The most bizarre dish of the night is the Kibbeling with Freeze-dried Raspberry & Fresh Tartar Sauce. The raspberry feels unnecessary as it doesn’t provide much except for a bit of color and a slight sourness. The kibbeling (chunks of battered fish, for those of you wondering) itself is fine, much like all comfort food is fine. Just not something I would have expected at this event. Then again, they are trying to show off local goods. I might be being a bit harsh.
When dessert comes around, we are presented with two options. I opt for the chocolate one.
Made with Belgian chocolate, it was going to be hard for the Panna Cota Fondant Chocolate, Pear & Salted Caramel to be a miss. It’s not too sweet, and the pear, blueberry, and orange cut through the richness nicely, as well as provide a little brightness.
But surprise surprise, turns out I didn’t actually have to sacrifice the other option as Emma makes her final appearance for the night with one last round of dessert. The Bruges Kletskop with Lemon Merengue & Creme is essentially a cream puff with a fancy Flemish name. I’m not a fan of citrus in my pastry, but this is as good a puff as there ever will be.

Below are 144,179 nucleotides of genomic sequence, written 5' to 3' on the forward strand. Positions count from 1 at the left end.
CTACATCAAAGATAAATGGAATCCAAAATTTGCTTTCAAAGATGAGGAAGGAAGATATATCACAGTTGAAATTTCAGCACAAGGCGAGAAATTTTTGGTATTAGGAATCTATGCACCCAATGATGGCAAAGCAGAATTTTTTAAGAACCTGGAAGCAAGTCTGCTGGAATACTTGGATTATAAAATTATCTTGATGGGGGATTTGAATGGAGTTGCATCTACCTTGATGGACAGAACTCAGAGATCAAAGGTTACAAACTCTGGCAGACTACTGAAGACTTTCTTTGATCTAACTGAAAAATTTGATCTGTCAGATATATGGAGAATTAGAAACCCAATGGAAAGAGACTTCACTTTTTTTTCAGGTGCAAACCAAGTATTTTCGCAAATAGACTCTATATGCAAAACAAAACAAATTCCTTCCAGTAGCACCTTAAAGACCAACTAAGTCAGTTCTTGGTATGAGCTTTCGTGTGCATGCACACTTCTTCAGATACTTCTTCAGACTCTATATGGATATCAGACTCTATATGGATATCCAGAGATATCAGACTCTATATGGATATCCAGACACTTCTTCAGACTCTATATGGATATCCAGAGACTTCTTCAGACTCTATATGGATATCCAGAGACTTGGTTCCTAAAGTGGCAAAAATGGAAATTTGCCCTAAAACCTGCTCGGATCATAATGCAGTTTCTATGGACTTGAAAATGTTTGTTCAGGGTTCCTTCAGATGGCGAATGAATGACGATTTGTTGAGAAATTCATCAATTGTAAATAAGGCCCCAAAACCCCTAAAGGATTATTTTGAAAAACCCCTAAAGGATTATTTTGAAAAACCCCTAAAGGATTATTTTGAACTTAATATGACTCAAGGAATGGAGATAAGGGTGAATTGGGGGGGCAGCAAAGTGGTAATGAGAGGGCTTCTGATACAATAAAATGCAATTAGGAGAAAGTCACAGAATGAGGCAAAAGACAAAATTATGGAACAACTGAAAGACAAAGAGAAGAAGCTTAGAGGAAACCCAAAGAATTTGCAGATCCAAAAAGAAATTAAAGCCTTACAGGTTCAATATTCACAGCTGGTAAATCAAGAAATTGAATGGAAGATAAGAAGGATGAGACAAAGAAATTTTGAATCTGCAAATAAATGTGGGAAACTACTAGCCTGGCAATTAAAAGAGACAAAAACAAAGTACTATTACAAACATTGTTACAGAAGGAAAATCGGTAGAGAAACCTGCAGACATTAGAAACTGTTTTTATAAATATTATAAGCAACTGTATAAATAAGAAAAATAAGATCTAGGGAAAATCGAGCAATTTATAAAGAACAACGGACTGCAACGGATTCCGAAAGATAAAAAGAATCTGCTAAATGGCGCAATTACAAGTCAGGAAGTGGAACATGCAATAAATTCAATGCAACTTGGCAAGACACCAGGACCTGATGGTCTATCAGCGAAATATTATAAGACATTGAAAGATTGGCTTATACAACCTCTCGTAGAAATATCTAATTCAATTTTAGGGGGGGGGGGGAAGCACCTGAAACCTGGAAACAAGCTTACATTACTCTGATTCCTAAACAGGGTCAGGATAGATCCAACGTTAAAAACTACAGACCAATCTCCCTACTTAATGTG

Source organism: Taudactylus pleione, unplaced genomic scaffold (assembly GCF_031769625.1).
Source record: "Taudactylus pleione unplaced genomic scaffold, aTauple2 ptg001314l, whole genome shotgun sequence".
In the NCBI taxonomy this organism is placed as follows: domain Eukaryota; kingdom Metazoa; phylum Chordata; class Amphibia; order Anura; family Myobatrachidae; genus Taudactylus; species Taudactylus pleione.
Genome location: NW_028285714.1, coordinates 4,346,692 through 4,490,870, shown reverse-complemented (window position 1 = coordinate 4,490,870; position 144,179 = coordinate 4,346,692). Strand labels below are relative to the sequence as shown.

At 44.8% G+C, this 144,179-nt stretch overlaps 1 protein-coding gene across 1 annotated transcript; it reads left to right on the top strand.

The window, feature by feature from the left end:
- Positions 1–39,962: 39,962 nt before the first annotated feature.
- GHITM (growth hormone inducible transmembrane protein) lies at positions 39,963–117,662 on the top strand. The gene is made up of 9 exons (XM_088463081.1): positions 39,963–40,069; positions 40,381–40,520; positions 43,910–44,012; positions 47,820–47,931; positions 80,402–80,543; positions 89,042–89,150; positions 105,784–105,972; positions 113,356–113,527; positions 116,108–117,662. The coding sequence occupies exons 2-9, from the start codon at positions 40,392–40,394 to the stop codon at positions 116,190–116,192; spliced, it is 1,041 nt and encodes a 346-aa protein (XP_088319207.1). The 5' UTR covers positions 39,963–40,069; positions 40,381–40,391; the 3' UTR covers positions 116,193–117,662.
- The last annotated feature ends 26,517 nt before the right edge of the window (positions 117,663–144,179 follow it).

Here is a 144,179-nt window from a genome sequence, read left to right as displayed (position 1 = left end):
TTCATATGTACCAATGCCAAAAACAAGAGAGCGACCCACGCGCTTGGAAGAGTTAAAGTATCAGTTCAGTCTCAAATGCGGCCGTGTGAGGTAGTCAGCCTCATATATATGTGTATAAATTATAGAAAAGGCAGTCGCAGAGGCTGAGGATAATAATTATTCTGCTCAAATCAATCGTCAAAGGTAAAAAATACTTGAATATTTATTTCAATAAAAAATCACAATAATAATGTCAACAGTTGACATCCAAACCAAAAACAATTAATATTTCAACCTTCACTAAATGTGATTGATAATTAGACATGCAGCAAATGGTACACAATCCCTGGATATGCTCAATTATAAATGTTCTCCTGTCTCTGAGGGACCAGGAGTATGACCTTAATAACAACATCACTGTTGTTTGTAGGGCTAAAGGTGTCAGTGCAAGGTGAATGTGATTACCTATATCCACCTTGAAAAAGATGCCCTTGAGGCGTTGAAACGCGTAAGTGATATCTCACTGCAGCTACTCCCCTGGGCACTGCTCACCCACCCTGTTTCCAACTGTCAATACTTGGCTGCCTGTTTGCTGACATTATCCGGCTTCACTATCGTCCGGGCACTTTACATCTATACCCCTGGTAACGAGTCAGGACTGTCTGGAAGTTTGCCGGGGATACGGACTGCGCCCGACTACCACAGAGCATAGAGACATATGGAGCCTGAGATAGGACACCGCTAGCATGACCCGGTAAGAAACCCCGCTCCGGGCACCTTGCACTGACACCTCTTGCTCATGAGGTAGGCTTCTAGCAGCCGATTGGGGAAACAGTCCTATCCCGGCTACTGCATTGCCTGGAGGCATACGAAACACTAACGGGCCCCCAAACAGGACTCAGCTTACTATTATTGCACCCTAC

Sometime after the speeches are done, only a handful of us are still here. Some finishing off the leftover desserts, some mindlessly sipping their umpteenth glass of wine. Thinking of the Tourism 4 SDGs campaign (and generally in life) I feel guilty for all of the leftover food. Surely there has to be a better way.
On our way out, the ladies at the entrance encourage us to take some flowers home, lest they end up in the bin. Naomi and Kiarra remind me so, so much of myself. I was about their age when I worked my first event, and never would I have thought back then that this is where I’d be now, something that I confide them with.
I’m sure they’ll do great things.